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Writing Tips For College Entrance Papers

by Shelly Kent ( www.shellykent.com )

College entrance papers and exams can be daunting. There are some simple ways to go about constructing your paper that will make it an effective tool in your admissions process.

Turn on your spell check.

When you are finished with your paper, review every error your computer’s spell and grammar check flags. Remember, if it is spelled correctly but is the wrong use of the word, your computer check may not pick up the error (for instance your computer may not flag the incorrect use of “wear” versus “where”).

Know your resources.

Still not sure when to use “affect” versus “effect”? A terrific online source is grammar.quickanddirtytips.com. It uses webcasts, simple explanations, and examples to solve quick grammar problems. Have your favorite writing reference tool handy.

Copy the essay question(s) into the paper and then answer each point as you write.

It is amazing how many submissions simply do not answer the question at hand. If you are having trouble formulating your answers, discuss them with a friend and ask him or her to write down the key points you make in reference to the point during your discussion.

Follow the rules.

If a college entrance paper offers writing guidelines such as font selection, number of pages, or word count, abide by these requests. Guidelines are in place for a variety of reasons, from keeping admissions papers manageable to understanding who can follow through on direction. Show them you are in the game and respect their rules.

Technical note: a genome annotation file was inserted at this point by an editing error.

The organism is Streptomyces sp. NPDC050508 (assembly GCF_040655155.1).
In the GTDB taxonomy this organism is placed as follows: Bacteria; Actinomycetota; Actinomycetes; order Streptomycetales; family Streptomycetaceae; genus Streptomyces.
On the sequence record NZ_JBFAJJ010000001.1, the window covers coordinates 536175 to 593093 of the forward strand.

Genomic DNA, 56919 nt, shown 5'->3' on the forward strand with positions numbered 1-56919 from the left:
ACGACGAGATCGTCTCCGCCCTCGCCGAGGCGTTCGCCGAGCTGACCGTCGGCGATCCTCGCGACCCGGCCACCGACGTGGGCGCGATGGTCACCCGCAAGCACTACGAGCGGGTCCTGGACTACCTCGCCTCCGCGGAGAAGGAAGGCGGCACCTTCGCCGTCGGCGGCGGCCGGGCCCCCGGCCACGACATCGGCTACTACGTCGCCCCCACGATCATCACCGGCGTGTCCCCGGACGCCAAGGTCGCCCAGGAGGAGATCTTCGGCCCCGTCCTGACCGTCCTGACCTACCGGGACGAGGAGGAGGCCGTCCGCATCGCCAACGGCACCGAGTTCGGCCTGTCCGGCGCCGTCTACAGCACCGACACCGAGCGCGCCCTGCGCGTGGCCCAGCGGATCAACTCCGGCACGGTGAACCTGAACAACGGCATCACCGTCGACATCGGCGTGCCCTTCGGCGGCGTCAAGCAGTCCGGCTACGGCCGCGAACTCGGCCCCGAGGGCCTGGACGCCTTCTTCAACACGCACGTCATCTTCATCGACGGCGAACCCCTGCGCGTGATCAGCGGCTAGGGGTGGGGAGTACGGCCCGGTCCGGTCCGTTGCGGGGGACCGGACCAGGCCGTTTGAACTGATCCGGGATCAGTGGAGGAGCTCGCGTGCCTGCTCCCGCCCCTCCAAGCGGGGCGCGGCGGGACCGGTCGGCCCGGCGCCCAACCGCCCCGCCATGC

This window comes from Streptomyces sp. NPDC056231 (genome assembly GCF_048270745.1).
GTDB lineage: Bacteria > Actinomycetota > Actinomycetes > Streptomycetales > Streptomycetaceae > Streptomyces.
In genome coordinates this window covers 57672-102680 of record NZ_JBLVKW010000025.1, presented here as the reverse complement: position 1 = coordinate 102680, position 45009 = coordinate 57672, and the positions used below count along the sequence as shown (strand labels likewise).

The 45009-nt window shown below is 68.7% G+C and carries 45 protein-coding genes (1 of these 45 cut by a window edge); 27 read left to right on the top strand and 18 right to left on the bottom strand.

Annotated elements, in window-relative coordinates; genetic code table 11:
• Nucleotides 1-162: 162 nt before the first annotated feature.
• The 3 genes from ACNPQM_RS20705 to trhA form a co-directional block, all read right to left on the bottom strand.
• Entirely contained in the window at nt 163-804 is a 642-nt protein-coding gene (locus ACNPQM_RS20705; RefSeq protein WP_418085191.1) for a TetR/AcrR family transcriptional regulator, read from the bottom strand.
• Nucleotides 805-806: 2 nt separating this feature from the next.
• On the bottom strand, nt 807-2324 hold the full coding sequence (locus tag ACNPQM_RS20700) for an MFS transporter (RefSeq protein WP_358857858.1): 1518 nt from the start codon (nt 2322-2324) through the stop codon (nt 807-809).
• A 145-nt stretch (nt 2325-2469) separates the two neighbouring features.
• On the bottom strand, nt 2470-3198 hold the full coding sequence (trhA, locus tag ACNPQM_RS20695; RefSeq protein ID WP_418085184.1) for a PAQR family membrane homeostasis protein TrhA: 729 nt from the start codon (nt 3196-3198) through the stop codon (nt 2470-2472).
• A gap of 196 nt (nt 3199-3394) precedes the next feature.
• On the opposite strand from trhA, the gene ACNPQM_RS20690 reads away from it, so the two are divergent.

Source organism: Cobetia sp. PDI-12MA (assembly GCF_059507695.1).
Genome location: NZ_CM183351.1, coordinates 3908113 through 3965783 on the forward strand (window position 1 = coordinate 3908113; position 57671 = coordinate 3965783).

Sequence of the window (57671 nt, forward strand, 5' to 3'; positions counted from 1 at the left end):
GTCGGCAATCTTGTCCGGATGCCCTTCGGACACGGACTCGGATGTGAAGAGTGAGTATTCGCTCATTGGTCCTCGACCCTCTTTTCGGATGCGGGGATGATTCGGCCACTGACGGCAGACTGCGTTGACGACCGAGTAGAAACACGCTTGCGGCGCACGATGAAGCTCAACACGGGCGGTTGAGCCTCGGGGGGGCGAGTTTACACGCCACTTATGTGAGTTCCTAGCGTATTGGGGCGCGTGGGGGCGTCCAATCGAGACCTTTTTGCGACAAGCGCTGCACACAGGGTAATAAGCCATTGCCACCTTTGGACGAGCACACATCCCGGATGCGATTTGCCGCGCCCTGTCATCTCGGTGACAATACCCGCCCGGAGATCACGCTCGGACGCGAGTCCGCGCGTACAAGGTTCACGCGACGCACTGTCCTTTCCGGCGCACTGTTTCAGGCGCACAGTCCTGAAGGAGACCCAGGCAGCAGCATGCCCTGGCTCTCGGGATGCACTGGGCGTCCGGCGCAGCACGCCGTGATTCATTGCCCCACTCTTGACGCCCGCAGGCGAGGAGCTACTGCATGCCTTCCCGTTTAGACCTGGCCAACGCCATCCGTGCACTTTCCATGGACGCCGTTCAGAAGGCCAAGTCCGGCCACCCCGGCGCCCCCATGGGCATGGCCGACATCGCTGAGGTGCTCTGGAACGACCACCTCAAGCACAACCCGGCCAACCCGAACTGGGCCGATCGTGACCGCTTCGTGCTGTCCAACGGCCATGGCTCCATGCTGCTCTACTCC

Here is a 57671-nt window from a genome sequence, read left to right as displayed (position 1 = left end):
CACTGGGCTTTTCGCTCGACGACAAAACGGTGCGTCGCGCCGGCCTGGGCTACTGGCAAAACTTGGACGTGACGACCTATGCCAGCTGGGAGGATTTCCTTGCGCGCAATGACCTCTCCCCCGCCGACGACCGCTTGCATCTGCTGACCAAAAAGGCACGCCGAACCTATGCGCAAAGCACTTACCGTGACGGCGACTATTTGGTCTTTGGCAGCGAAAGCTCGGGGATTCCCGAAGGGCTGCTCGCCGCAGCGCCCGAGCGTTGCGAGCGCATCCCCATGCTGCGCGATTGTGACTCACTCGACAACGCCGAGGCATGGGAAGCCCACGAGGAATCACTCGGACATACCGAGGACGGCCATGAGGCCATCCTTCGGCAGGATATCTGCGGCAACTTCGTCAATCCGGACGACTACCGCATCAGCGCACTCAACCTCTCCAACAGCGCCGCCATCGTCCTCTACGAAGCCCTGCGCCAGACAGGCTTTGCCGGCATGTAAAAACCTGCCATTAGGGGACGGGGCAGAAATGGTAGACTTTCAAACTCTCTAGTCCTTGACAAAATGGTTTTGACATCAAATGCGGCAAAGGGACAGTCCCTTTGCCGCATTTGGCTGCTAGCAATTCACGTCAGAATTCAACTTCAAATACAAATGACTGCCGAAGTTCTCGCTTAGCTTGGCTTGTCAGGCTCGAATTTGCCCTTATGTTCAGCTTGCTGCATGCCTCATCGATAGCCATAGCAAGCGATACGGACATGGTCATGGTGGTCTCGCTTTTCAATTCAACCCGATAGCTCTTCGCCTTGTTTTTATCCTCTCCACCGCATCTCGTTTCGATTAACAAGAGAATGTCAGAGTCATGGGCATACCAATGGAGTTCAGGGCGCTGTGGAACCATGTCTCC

Look at online resources and examples.

Under no circumstance should you copy another person’s work; however, there are tremendous websites that offer sample outlines and highly regarded papers for your review. See what the competition is doing, and formulate some sound points from reading others’ opinions if you are struggling for a clear direction on a question that just doesn’t seem relevant to your experience or direction.
 
Be yourself.

Colleges are not looking for carbon-copies in their students. Show your originality and creativity in your paper. Show them what makes you special and separates you from a crowd.

Do not abbreviate any words.

In the age of quick emails and texting, many high school and college students use common abbreviations to communicate. A college entrance paper is not the place for this. When referring to others, choose their proper name over common slang, such as “President Obama” versus “Obama.”

Don’t repeat yourself.

It’s a common mistake, and most often blamed on being overzealous with one point. Be sure to outline various points and then make those points within each paragraph. Repeat key points only within the opening or closing paragraph. 

Have a few friends, family members, or teachers you trust “edit” the paper.


We have difficulty picking out our own mistakes. It’s because we know what we mean to say and don’t often realize when it comes across as unclear. Provide someone you trust with a copy of the paper. Ask him or her to pick out potential spelling or grammatical errors, or offer key points you may want to add.

Leave it alone.

Before you send in that final draft, walk away from it and do something else. Refresh yourself and then read it out loud slowly to yourself to see if what you meant to say and what you wrote down are actually one in the same. Looking at your paper with fresh eyes and reading it out loud will allow you to pick up on mistakes you may have missed.

Most of all, relax, be yourself, and show your confidence. There is no one else like you in the world, and any college should be proud to have you!